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Images In Medicine
doi: 10.4103/0970-258X.295964
PMID: 32985454

Pigmented squamous cell carcinoma of the conjunctiva

KR Sheera, Abraham Kurian
 Chaithanya Eye Hospital and Research Institute, Thiruvananthapuram, Kerala, India

Corresponding Author:
K R Sheera
Chaithanya Eye Hospital and Research Institute, Thiruvananthapuram, Kerala
Published: 23-Sep-2020
How to cite this article:
Sheera K R, Kurian A. Pigmented squamous cell carcinoma of the conjunctiva. Natl Med J India 2019;32:316
Copyright: (C)2019 The National Medical Journal of India

A 79-year-old male, not a diabetic or hypertensive, presented to the outpatient department with pigmented painless lesions in the temporal quadrant of his right eye for 3 years without visual impairment. The intraocular pressure was normal and the media was clear. The two melanomatous lesions were firm, and nodular with neovascularization [Figure - 1]a. The temporal lesion was freely mobile. The limbal mass with restricted mobility was excised for biopsy. Histopathological evaluation suggested multiple foci of carcinomatous proliferation involving the squamous epithelium lining the limbal nodule with typical keratin pearls [Figure - 1]b. The sub-epithelial tissues showed several melanophores and lymphocytic infiltration with neovascularization, suggestive of moderately differentiated pigmented squamous cell carcinoma of the bulbar conjunctiva, a rare entity. Metastatic work-up was negative. Ultrasound biomicroscopy excluded involvement of the ciliary body and iris [Figure - 2]. The other conjunctival mass was widely excised with 4–6 mm margins using the ‘no-touch’ technique, cryotherapy of the conjunctival margins, alcohol kerato-epitheliectomy and amniotic membrane transplantation with glue under local anaesthesia. The patient remains well at 3 years’ follow-up [Figure - 3].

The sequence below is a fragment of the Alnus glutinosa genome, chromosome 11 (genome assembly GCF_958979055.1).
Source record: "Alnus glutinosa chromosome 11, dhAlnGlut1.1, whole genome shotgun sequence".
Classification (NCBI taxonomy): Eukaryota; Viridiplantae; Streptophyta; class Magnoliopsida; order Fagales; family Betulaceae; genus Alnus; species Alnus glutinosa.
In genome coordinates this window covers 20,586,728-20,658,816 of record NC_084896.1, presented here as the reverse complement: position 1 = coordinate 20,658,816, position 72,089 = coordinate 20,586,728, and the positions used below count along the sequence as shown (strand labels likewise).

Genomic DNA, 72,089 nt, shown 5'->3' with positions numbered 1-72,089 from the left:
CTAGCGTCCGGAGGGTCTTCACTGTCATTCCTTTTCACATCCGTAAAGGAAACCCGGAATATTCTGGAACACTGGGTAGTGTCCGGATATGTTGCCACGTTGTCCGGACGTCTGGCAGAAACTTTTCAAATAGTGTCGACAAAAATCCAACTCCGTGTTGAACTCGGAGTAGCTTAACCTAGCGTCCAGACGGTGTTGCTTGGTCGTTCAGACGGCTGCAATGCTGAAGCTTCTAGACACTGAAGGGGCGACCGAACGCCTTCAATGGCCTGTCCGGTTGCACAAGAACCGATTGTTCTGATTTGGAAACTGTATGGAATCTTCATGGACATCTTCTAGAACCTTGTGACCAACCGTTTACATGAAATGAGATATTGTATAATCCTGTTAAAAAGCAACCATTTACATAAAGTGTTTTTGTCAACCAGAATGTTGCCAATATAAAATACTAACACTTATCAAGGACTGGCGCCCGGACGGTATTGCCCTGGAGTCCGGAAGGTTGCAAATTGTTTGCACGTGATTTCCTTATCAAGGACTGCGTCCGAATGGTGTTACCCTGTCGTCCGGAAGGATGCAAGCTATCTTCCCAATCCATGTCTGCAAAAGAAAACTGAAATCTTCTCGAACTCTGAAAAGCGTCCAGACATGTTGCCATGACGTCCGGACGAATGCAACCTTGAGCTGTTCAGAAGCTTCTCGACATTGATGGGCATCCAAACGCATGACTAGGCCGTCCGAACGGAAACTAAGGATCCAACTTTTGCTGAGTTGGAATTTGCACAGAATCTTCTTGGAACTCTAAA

Figure 1: (a) The melanomatous irregular nodular lesions in the temporal conjunctiva of the right eye with increased vascularity; (b) histopathological evaluation of the lesions showing keratin pearls and infiltration of the conjunctival epithelium with moderately differentiated malignant cells and plenty of melanophores (H and E, ×400)
Figure 2: Ultrasound biomicroscopy of the right eye showing the lesion in the limbal region without evidence of invasion of the iris or ciliary body
Figure 3: Follow-up image of the right eye at 3 years showing no recurrence

Conflicts of interest. None declared


We thank Vinay S. Pillai and Late M. Balaraman Nair for their contribution to patient care

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